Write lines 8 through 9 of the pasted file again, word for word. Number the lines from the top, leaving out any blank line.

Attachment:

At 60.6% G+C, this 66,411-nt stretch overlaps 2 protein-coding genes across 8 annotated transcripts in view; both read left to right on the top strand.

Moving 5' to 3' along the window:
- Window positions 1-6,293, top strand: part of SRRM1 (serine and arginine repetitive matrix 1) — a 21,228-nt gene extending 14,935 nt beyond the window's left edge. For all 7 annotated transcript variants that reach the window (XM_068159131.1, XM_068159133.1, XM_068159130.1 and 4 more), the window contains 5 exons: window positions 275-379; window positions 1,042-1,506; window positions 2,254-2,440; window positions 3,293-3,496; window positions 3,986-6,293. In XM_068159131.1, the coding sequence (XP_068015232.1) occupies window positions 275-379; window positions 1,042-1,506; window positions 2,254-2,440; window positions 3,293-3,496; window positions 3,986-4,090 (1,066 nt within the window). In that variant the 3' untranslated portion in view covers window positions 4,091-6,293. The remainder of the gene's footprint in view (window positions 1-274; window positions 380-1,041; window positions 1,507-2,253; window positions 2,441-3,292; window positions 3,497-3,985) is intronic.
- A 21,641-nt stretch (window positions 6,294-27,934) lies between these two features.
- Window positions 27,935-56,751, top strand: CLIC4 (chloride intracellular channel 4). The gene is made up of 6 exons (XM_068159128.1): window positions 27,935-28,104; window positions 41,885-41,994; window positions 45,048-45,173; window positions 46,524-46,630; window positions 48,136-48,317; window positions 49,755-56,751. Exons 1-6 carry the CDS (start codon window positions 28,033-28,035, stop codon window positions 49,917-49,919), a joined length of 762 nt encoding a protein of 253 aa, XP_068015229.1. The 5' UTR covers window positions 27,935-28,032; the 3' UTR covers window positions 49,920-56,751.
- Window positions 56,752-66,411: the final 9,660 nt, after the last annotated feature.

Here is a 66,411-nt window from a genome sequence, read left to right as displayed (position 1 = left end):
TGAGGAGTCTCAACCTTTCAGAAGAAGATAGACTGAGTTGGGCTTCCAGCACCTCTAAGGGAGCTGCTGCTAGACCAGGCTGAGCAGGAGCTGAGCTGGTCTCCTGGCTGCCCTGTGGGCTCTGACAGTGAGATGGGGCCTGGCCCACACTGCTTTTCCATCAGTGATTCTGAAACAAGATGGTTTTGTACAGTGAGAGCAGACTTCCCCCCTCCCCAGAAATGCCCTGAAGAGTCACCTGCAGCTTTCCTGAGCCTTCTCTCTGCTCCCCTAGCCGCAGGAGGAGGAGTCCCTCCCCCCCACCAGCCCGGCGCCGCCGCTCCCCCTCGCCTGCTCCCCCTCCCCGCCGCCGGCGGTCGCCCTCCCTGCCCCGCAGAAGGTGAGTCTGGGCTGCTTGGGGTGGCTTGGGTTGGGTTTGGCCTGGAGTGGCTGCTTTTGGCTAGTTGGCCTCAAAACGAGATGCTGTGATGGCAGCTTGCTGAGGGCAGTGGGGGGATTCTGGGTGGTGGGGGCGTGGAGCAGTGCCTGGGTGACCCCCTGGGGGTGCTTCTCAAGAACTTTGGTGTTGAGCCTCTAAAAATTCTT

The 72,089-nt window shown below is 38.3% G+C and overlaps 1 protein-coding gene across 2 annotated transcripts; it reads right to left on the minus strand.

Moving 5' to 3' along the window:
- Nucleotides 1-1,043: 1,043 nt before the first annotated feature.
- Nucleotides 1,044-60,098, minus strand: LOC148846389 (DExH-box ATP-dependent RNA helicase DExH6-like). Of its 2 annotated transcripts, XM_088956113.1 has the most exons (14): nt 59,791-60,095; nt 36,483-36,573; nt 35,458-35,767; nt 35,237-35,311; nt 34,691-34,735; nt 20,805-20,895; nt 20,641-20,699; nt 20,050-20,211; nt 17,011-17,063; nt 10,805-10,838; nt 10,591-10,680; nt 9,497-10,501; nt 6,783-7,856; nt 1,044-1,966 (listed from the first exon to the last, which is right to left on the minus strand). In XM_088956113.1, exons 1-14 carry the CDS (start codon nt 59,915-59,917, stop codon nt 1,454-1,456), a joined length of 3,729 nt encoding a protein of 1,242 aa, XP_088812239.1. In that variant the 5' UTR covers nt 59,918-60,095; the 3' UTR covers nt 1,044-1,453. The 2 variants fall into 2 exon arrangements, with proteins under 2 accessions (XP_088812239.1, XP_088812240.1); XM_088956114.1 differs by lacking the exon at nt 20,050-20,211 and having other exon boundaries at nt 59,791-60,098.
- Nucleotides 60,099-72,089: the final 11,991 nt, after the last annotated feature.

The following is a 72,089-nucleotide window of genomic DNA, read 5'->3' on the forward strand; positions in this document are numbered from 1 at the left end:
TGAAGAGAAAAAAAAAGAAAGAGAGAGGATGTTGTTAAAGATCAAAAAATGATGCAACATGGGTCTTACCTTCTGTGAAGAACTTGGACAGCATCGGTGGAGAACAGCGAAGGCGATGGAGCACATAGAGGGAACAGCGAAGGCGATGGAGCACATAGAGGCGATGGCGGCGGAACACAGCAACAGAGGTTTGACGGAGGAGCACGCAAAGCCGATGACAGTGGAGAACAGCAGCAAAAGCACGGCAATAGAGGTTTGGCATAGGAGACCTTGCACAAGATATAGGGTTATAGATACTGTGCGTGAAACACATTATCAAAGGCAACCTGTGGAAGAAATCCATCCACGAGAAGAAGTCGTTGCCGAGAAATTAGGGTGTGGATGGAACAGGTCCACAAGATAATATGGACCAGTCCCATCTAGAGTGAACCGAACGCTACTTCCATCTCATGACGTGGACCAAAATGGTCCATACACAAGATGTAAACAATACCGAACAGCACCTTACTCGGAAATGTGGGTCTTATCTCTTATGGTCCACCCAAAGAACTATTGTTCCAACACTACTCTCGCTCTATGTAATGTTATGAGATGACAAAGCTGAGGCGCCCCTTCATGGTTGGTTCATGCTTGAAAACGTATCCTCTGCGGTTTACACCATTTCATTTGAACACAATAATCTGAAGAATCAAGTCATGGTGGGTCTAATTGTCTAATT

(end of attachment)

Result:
TGAGGAGTCTCAACCTTTCAGAAGAAGATAGACTGAGTTGGGCTTCCAGCACCTCTAAGGGAGCTGCTGCTAGACCAGGCTGAGCAGGAGCTGAGCTGGTCTCCTGGCTGCCCTGTGGGCTCTGACAGTGAGATGGGGCCTGGCCCACACTGCTTTTCCATCAGTGATTCTGAAACAAGATGGTTTTGTACAGTGAGAGCAGACTTCCCCCCTCCCCAGAAATGCCCTGAAGAGTCACCTGCAGCTTTCCTGAGCCTTCTCTCTGCTCCCCTAGCCGCAGGAGGAGGAGTCCCTCCCCCCCACCAGCCCGGCGCCGCCGCTCCCCCTCGCCTGCTCCCCCTCCCCGCCGCCGGCGGTCGCCCTCCCTGCCCCGCAGAAGGTGAGTCTGGGCTGCTTGGGGTGGCTTGGGTTGGGTTTGGCCTGGAGTGGCTGCTTTTGGCTAGTTGGCCTCAAAACGAGATGCTGTGATGGCAGCTTGCTGAGGGCAGTGGGGGGATTCTGGGTGGTGGGGGCGTGGAGCAGTGCCTGGGTGACCCCCTGGGGGTGCTTCTCAAGAACTTTGGTGTTGAGCCTCTAAAAATTCTT

The 72,089-nt window shown below is 38.3% G+C and overlaps 1 protein-coding gene across 2 annotated transcripts; it reads right to left on the minus strand.